What would a majority stake commitment cost?  If the United States were to commit to funding half of the U.N.'s appeal for immediate humanitarian relief, the bill would be just under $230 million dollars -- less than one sixth of the $1.5 billion in economic assistance to Pakistan the U.S. has already committed for this year alone.  To avoid trade-offs between immediate humanitarian needs and the enormous reconstruction and rebuilding needs over the medium to long term, this $230 million commitment for immediate relief should be supplementary funding, above and beyond the $1.5 billion already committed for Pakistan's long-term development.  Beyond the relief efforts, the United States, like the World Bank, should commit to reprogram at least half ($750 million) in already committed aid to projects directly related to long-term recovery and reconstruction from flood damage.

Why would such a large commitment be in the U.S. interest?  First, because an effective, large-scale humanitarian response could help demonstrate U.S. goodwill to the Pakistan public.  In the aftermath of the 2005 earthquake in Pakistan, when the United States responded swiftly with Chinook helicopters and millions of dollars in relief supplies, Pakistani public opinion toward the United States showed significant improvement, if only briefly.  On the flip side, anything short of a swift, large-scale U.S. response runs the risk of feeding into the narrative in Pakistan that U.S. aid is slow to arrive and does not benefit the country's people. A recent Pew poll found that 16 percent of Pakistanis don't believe the United States is giving any aid at all, while another 33 percent thinks the United States gives only a little or hardly any aid. If that $1.5 billion per year commitment cannot be mobilized to bring relief to the millions now in need, Pakistanis might well wonder, then what is it for?

A decisive response would not be simply a public relations gambit. All the reasons the United States had for tripling development assistance to Pakistan through the Kerry-Lugar-Berman bill are now magnified ten-fold, including buttressing Pakistan's civilian government, improving Pakistan public opinion, enhancing stability, and mitigating Pakistan's extremist threat. Today, the floods are eroding public confidence in Pakistan's civilian government, providing an opening for extremist groups, and building an ever-increasing cohort of disaffected citizens. In the Swat valley, many of the families who are now displaced by floodwaters were only last year displaced by fighting between the Pakistani military and the Taliban. Economic assistance was meant to demonstrate to these people that their government is a better partner than the Taliban or other Islamist groups. Those plans are now in jeopardy.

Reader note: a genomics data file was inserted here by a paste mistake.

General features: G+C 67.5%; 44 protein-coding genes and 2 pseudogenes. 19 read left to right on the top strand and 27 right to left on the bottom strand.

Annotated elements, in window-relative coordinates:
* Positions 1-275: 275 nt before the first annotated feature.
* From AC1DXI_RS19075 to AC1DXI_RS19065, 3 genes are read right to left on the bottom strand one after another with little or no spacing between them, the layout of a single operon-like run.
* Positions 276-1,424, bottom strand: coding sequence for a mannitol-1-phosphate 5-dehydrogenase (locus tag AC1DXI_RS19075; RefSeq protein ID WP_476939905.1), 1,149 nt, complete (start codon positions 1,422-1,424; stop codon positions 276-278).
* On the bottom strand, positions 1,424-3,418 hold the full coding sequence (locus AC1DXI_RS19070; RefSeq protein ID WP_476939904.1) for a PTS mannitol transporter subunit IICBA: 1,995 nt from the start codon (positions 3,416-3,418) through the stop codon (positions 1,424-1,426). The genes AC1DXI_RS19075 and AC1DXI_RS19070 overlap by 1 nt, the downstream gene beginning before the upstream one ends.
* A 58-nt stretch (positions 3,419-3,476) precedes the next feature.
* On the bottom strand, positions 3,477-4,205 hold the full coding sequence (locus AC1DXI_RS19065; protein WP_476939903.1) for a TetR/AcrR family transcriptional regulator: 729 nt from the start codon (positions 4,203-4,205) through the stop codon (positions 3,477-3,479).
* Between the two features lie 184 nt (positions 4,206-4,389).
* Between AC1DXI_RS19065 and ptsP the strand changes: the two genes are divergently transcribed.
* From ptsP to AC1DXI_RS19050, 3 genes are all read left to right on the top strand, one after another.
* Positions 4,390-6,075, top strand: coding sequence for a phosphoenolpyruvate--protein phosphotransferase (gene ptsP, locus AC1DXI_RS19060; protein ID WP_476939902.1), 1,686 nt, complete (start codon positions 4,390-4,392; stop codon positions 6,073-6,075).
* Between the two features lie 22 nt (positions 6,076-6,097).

There are few countries in the world that matter more to the security of the United States than Pakistan, and few moments when so many compelling interests -- moral, security, strategic, and humanitarian -- point as clearly to the need for decisive action and bold U.S. leadership.  An announcement by Secretary Clinton, perhaps at the U.N. conference for Pakistan relief that is scheduled to be held later this week, that the United States will take a majority stake in Pakistan's immediate humanitarian response would be a powerful signal of this leadership.  And, we hope, such an announcement would be a first step in a long-term investment not only in Pakistan's peaceful and stable recovery but also in Americans' safety at home.

Molly Kinder is a Senior Policy Analyst and Wren Elhai is a Research Assistant at the Center for Global Development. Kinder leads the Center's U.S. Development Strategy in Pakistan initiative.